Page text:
• After two or three months, many of the symptoms seem to ease up and the person starts to feel better.
  • About four or five months in, many of the psychological symptoms may return or worsen. People experience more dizziness, confusion, anxiety, depression, suffer from memory loss problems, and experience a severe disconnect from reality.
  • Between six and twelve months after last use, many people feel some of the symptoms start to fade. Although, many post-acute withdrawal symptoms can stay with people for years after they have stopped using.

Alcohol Recovery Duration

Alcohol withdrawals tend to have more distinct phases than the withdrawal processes of other drugs.

  • In the first six to 12 hours after the last consumption, a person starts to experience nausea, abdominal pain, tremors, heart palpitations, depression, anxiety, mood swings, and insomnia.
  • Between two and three days after the last use, the patient will be dealing with increased blood pressure, increased body temperature, an inconsistent heartbeat, and confusion.
  • Around 72 hours after the last drink, more severe withdrawal symptoms start to set in such as fever, hallucinations, and seizures. Agitation, more moodiness, and severe confusion also occur.
  • Between five and seven days is when symptoms tend to decrease in intensity.

Can One Do a Rapid Detox to Avoid Going Through Withdrawals?

Many people looking to break an addiction have heard of something called a “rapid detox.” During this procedure, a person is put under anesthesia and injected with a medication that will help the body purge itself of whatever drug from which the person may be detoxing. Sound a little too good to be true? That’s because it is.

Can I Do a Rapid Detox to Avoid Going Through Withdrawals

Unfortunately, there is no quick, painless way to become “un-addicted” to a substance. People who do undergo “rapid detox” treatments still experience painful muscle and joint aches, diarrhea, vomiting, insomnia, anxiety, and other typical withdrawal symptoms after coming out from under anesthesia. Patients are often prescribed multiple medications to help manage these symptoms. A study published in the Journal of American Medicine that was performed by researchers at Columbia University Medical Center produced some other interesting findings:

  • Patients who underwent rapid detox experienced withdrawals that were just as severe as those of a patient who did not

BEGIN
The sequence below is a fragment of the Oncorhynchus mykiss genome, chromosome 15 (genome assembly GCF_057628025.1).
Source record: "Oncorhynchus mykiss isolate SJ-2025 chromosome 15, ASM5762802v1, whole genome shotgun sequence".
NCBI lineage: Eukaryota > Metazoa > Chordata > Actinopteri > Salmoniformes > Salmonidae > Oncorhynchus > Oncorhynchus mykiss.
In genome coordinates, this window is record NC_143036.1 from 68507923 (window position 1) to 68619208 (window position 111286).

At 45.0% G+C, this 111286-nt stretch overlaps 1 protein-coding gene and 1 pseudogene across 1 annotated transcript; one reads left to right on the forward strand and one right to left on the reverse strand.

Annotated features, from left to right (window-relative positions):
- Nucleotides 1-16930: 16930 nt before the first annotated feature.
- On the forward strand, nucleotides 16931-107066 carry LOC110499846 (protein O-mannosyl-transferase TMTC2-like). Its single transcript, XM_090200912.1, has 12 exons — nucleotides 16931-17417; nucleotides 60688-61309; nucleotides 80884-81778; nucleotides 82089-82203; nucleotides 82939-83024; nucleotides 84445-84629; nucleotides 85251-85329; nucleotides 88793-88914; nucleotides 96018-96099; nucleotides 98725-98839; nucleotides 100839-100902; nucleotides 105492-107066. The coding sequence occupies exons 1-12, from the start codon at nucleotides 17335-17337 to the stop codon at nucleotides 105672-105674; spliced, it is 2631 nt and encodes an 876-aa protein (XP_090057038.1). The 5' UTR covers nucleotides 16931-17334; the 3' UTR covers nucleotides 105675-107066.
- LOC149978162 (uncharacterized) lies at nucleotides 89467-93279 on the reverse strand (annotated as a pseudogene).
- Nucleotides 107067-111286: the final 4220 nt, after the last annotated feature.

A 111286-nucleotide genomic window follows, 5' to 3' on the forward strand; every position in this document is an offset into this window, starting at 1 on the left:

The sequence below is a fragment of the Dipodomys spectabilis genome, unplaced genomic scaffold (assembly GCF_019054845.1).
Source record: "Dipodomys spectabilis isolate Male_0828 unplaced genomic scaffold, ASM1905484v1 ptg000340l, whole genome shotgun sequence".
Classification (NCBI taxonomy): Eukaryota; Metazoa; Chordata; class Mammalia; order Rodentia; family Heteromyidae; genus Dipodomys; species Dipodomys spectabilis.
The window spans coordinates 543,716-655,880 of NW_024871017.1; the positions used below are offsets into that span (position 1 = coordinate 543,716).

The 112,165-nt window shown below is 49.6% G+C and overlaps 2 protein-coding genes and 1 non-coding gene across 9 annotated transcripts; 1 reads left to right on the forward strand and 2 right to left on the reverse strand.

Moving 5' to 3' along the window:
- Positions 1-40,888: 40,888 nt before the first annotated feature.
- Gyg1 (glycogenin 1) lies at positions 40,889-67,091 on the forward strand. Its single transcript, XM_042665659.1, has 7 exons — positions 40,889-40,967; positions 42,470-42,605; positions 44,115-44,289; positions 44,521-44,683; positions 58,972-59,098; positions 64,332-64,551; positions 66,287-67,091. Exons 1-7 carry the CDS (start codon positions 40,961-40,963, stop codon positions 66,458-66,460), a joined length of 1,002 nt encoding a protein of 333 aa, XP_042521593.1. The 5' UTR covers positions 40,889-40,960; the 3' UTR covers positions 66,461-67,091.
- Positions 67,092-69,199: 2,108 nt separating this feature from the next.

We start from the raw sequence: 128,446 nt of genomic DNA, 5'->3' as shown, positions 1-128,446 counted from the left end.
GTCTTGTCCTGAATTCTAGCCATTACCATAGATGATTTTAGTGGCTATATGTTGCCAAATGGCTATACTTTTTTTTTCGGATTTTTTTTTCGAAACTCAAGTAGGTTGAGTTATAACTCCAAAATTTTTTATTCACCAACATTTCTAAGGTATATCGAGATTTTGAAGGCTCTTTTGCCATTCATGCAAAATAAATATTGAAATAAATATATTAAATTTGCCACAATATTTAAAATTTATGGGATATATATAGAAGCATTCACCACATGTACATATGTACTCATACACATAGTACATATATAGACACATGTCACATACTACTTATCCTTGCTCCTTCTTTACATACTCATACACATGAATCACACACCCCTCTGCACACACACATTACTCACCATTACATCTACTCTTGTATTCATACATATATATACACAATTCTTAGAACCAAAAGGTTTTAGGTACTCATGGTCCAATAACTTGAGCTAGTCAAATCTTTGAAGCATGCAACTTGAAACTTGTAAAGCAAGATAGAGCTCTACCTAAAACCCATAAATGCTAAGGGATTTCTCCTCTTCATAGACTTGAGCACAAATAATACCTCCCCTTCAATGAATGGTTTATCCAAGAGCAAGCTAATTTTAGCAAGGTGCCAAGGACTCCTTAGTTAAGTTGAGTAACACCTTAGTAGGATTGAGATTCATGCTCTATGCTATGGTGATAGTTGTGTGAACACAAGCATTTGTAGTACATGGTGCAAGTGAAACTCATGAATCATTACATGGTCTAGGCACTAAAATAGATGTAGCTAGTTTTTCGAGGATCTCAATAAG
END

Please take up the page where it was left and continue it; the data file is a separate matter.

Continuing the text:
• Almost 10 percent of patients suffered life-threatening events during or after the rapid detox procedure despite being closely monitored and taking multiple preventative safety measures
  • Eighty percent of rapid detox patients dropped out of follow-up treatment

Five- and Seven-day Detox Programs

These programs place someone in a safe environment in which they can detox with the help of medications and constant monitoring of medical professionals. These trained professionals know the physical and emotional effects of withdrawals and can provide relief and support during the worst phases of withdrawal. These programs should never be considered as “treatment”; they are meant as an alternative to those who may not be able to afford inpatient care or those who are not able to leave their home lives for the amount of time that inpatient care requires, often because of their children or occupation.

The Different Parts of the Treatment Process

How Long Does Inpatient Rehab Take?

Inpatient programs include detoxing services and are typically available in 30-day, 60-day, and 90-day programs. Some facilities will allow extensions on these programs if an individual feels he or she would benefit from more time spent in treatment.

How Long Do Patients Use Outpatient Recovery Services for Drug and Alcohol Addiction?

Outpatient recovery programs can last anywhere from a few months up to a year, or sometimes longer. These programs may require anywhere from six to 20 or more hours of someone’s time per week.

How Long Do Patients Stay in Halfway Houses and Sober Living Communities?

Extended care facilities, often called sober living homes or halfway houses can be a good transition between inpatient rehab and going out completely on one’s own. Patients typically stay in halfway houses for one to six months, and up to a year. Sober living homes provide the option for people to stay longer, for a more gradual adjustment.
Schedules and daily activities are monitored, but these environments allow the patient to be able to work, attend school, and participate in other activities (such as outpatient recovery services) that will contribute to a productive and sober life.

Lifestyle Adjustment After Drug and Alcohol Addiction

Full recovery may take years. As one Intensive Outpatient Program member put it—“Sitting at two and half years sober, things are way easier than they were during the first six months or even the first year… But, when I put things into perspective, I did extensive damage to both my brain and my body continuously for a period of 25 years; if I feel anywhere near ‘normal’ at five years into sobriety, I’d say that’s a pretty good deal—five years of work to repair 25 years of damage.”
Recovery will be a lifelong journey. Many people are able to “rewire” their brains to never desire a substance again simply because of all the pain it has caused them. Others may struggle for longer.

Page Sources

  1. Moos R. H., Moos B. S. Rates and predictors of relapse after natural and treated remission from alcohol use disorders. Addiction. 2006; 101(2): 212–222. doi:10.1111/j.1360-0443.2006.01310.x.
  2. National Institute on Drug Abuse. Treatment for Alcohol Problems: Finding and Getting Help. 2014.
  3. McCusker J. et al. Planned duration of residential drug abuse treatment: efficacy versus effectiveness. Addiction. 1997; 92(11): 1467-78.
  4. National Institute on Drug Abuse. How long does drug addiction treatment usually last? 2018.

Published on: November 1st, 2016

Updated on: July 2nd, 2021